February 15, 2020
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"Oil Is A Secular Sector"

The ONGC chairman defends the decision to invest in sensitive countries.

"Oil Is A Secular Sector"
A controversial slick has engulfed ONGC's plans to invest huge sums in sensitive nations such as Sudan, Libya, Myanmar, Iran and Iraq. These countries are either haunted by civil wars or are accused of supporting global terrorist organisations and the Kashmir cause or are hit by stiff US sanctions. But ONGC chairman Subir Raha defends his decisions saying it is crucial for the country's oil security and that the risks have been taken into account. Excerpts from an interview with Alam Srinivas:

What is the rationale behind ONGC's global strategy?
Our plan is that about a third of our future investments will be in global operations. During the Tenth Plan, the capital outlay for ONGC is Rs 46,500 crore, of which Rs 13,500 crore is to invest in equities abroad.

Aren't there inherent risks in overseas projects, especially in politically sensitive countries?
The matrix to invest abroad includes two factors. The first is the potential reserves in the target country and the second is the attractiveness of those reserves as far as India is concerned. The latter would include issues like diplomatic equations and the intensity of trade between the two nations.

Most of the good reserves have already been tied up by oil MNCs. And firms are competing for the new reserves that are being discovered in West and Central Asia. For example, Malaysia and China are quite aggressive in seeking to grab these new areas. India too wants to increase its oil security by having divergent sources and build our reserves.

Does that mean that one has to take investments to countries like Sudan, Libya, Iraq...
There are always risks attached in our business. The first is the inherent risk in exploration itself. When we evaluate country-specific risks, we consult with the ministry of external affairs, followed by a due diligence by professionals. The final assessment takes into account the existing sanctions against the country imposed by the US and the implications of those restrictions. But there will always be some risks. And the situation is not different in India too. I lost two officers in Mizoram, another 12 security personnel in Assam and Tripura. But we are not getting out of these states.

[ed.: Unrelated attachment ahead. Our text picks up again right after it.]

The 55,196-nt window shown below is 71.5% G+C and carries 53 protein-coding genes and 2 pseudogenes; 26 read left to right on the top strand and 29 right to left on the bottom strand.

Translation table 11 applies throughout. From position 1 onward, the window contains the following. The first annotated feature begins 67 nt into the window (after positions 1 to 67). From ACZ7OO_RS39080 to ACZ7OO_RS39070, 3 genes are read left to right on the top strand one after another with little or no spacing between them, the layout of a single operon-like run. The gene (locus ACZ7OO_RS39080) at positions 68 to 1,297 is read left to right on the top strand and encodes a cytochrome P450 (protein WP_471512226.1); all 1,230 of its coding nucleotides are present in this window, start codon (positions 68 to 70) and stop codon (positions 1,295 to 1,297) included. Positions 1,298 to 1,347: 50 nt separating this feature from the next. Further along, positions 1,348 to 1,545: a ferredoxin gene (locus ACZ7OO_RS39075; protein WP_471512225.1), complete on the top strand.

If Petronas and CNPC can invest in Sudan, why not ONGC? Moreover, the Canadian company Talisman did not pull out of the Sudanese project because of the civil war or the US sanctions. What they told us was that there were pressures from Christian human rights organisations due to allegations of torture of Christian labourers by an Islamic regime. But then Mobil is investing in Indonesia although the Indonesian army personnel have been accused of atrocities in East Timor.

In Sudan, haven't the rebels publicly said that they could attack the oilfields where ONGC has decided to buy a 25 per cent stake?
The field has been producing oil for the past three years and not a single ounce has been lost because of the civil war. Then, there is a 1,600-km pipeline to transport the oil and nothing has happened to it too. In contrast, our pipelines are regularly sabotaged in Assam and there's huge pilferage in Gujarat.

What about the situation in countries like Libya and Algeria?
In Libya too, we are partnering a company owned by the Turkish government. Turkey is a member of NATO. There are no problems with Algeria. It has been the main supplier to France for 40 years. Even after its independence from French colonial rule, Algeria has continued to do business with its former ruler. Similarly, the flow of oil in the Siberian pipeline which was built during the Cold War has never stopped. So, globally, oil can be a very secular sector.

Still, why invest in Iran where the Bush administration is asking American companies to withdraw? And why go to Iraq where an US attack seems inevitable?
What's the choice for India and ONGC? When we invest abroad, the cost of oil is 200 per cent cheaper than buying it from the open market. The difference is because the price we pay for this fuel includes the production cost plus an approximate 5 per cent royalty to the respective governments. This typically is $8 per barrel compared to the market price of $22.
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